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Health Chats
Radiation Exposure: What You Need to Know
Thursday Mar 24, 2011, 04:00PM - 05:00PM (EST)
Garry Choy, MD, MSBlank
Radiologist
Massachusetts General Hospital
Diagnostic Radiology, MA
Radiologist Garry Choy, MD, of Massachusetts General Hospital discusses the health risks of radiation exposure, how you can protect yourself and the signs and symptoms of radiation sickness in this free one-hour health chat on Thursday, March 24, at 4pm ET/1pm PT.<br><br> Of the many fallouts from the tragic earthquake and tsunami that struck Japan, one of the most dire is the leaking of radioactive materials from the damaged nuclear reactors. On Thursday, March 17, 2011, President Obama stressed, “We do not expect harmful levels of radiation to reach the United States.” Still, the events bring to mind the question of radiation exposure. Get the facts in this free, one-hour health chat.<br><br> Garry Choy, MD, is a board-certified radiologist who specializes in diagnostic radiology at the Massachusetts General Hospital in Boston, MA, and answers questions in MedHelp’s radiology forum.<br><br>
Garry Choy, MD:
As far as reducing radiation exposure in general, one thing we can all do is to minimize our exposure to it whenever possible.  Here are some steps - make sure environmentally our houses are all tested for radon (this is one of the biggest sources of radiation at baseline)
Garry Choy, MD:
Other steps include avoiding unnecessary x-ray examinations (CT scans, x-rays etc) - make sure you ask your doctor if the test is really indicated and helpful to clinical management decisions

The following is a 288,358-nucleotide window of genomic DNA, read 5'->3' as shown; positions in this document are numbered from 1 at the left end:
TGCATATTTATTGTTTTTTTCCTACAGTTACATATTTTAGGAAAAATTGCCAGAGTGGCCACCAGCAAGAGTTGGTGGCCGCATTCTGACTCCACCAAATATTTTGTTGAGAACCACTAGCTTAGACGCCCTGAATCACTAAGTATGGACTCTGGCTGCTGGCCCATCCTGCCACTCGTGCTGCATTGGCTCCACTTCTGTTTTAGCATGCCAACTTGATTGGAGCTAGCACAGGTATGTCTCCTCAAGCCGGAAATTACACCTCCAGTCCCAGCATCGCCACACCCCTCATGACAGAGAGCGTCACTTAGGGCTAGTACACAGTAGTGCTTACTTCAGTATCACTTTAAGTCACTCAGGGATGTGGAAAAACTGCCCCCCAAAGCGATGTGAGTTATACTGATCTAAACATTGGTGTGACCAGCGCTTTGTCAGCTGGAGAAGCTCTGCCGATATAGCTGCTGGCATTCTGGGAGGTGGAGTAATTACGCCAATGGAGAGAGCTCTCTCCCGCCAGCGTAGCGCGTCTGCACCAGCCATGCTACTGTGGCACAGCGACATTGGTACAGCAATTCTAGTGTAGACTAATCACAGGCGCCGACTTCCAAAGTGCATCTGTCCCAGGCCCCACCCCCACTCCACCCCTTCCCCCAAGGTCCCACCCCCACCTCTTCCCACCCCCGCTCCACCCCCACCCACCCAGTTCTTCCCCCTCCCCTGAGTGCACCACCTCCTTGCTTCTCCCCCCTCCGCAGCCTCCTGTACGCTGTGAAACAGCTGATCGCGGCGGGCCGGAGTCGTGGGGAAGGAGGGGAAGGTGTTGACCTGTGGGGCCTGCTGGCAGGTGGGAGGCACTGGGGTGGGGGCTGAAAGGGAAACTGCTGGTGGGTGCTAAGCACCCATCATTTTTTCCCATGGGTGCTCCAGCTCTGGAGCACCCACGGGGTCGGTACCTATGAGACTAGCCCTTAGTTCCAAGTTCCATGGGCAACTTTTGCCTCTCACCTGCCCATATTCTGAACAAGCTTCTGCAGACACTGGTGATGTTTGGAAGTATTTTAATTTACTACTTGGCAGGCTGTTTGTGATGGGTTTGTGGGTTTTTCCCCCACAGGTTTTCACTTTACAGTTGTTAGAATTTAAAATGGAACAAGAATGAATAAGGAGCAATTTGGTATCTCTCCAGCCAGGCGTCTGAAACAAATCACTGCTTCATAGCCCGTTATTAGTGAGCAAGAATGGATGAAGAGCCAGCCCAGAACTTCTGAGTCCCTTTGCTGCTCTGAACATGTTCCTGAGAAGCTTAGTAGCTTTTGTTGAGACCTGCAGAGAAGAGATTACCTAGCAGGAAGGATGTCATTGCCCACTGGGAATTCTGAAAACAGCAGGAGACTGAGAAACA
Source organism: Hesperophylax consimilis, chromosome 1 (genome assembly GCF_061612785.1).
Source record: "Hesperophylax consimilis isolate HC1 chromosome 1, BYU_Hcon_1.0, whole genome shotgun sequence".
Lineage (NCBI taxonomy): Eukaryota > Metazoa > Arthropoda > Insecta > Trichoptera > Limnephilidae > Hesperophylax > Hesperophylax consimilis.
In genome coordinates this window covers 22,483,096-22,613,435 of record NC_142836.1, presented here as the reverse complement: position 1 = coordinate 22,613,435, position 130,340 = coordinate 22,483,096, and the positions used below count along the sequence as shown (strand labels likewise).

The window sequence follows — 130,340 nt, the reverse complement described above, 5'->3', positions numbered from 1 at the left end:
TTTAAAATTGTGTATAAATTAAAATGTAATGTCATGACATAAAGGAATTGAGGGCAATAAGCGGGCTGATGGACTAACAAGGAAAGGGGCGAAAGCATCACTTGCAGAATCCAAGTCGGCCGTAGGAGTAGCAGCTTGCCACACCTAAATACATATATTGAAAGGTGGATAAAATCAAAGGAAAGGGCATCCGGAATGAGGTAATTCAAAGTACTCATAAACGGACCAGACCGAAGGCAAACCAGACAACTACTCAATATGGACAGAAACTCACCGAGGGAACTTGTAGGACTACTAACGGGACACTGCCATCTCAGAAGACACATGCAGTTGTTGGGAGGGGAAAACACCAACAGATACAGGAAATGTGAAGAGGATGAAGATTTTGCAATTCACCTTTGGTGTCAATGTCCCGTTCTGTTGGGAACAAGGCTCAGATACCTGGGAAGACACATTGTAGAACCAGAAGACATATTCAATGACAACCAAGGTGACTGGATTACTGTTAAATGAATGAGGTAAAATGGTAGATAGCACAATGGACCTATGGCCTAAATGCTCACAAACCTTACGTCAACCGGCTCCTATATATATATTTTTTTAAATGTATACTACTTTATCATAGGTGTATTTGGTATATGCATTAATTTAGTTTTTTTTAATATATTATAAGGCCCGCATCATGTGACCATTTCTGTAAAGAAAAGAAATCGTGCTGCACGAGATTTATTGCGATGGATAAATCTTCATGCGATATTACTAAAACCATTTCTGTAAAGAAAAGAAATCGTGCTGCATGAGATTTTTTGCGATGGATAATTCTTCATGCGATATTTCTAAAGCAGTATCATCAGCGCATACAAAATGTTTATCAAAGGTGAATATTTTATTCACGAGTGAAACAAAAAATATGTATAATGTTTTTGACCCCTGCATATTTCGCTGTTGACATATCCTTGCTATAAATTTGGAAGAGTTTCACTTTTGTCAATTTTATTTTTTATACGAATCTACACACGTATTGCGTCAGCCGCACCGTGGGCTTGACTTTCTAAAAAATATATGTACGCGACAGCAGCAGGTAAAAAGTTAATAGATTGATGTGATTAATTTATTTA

JMR6332:
Are the radiation badges available to the public?
Garry Choy, MD:
Radiation badges are available for purchase but generally not marketed to the public as there is a pretty low demand for them.  However, any organization or person who wants to buy them can contact a multitude of companies that specialize in badge monitoring
JMR6332:
How small is an airborne radioactive particle? What type of mask would one need to prevent inhalation? The same type that people wore to prevent SARS or H1N5?
Garry Choy, MD:
The particles are very very small.  Commercially available masks are only marginally helpful for radiation protection for inhaled particles.  Masks used by the military and relief workers are more sophisticated and are a bit more effective - these are not the same type as those in SARS or H1N1
little_ninja:
We have a trip planned to Hong Kong at the beginning of June to visit family. We had originally planned to stop in Japan and visit Tokyo, Kyoto and Hakone the week before (starting 5/26). Do you think it will be safe? Will all the radiation have dissipated by then?
Garry Choy, MD:
I believe at this time the US State Dept has discouraged travel to Japan.  I would be most concerned for the food supply, particularly if you have young children traveling with you.  I would continue to keep a close eye on the news, particularly any events related to the food/water supply
Garry Choy, MD:
If the levels in the food and water supply continue to rise, I would advise against visiting Japan
SFmonsterdark:
If exposure to radiation is harmful to the human body, why do we use radiation therapy as cancer treatment? Isn’t this also harmful?
Garry Choy, MD:
Great question -- radiation therapy has advantages and disadvantages.  
Garry Choy, MD:
Radiation therapy is only used if the benefit outweighs the risk for a particular patient
Garry Choy, MD: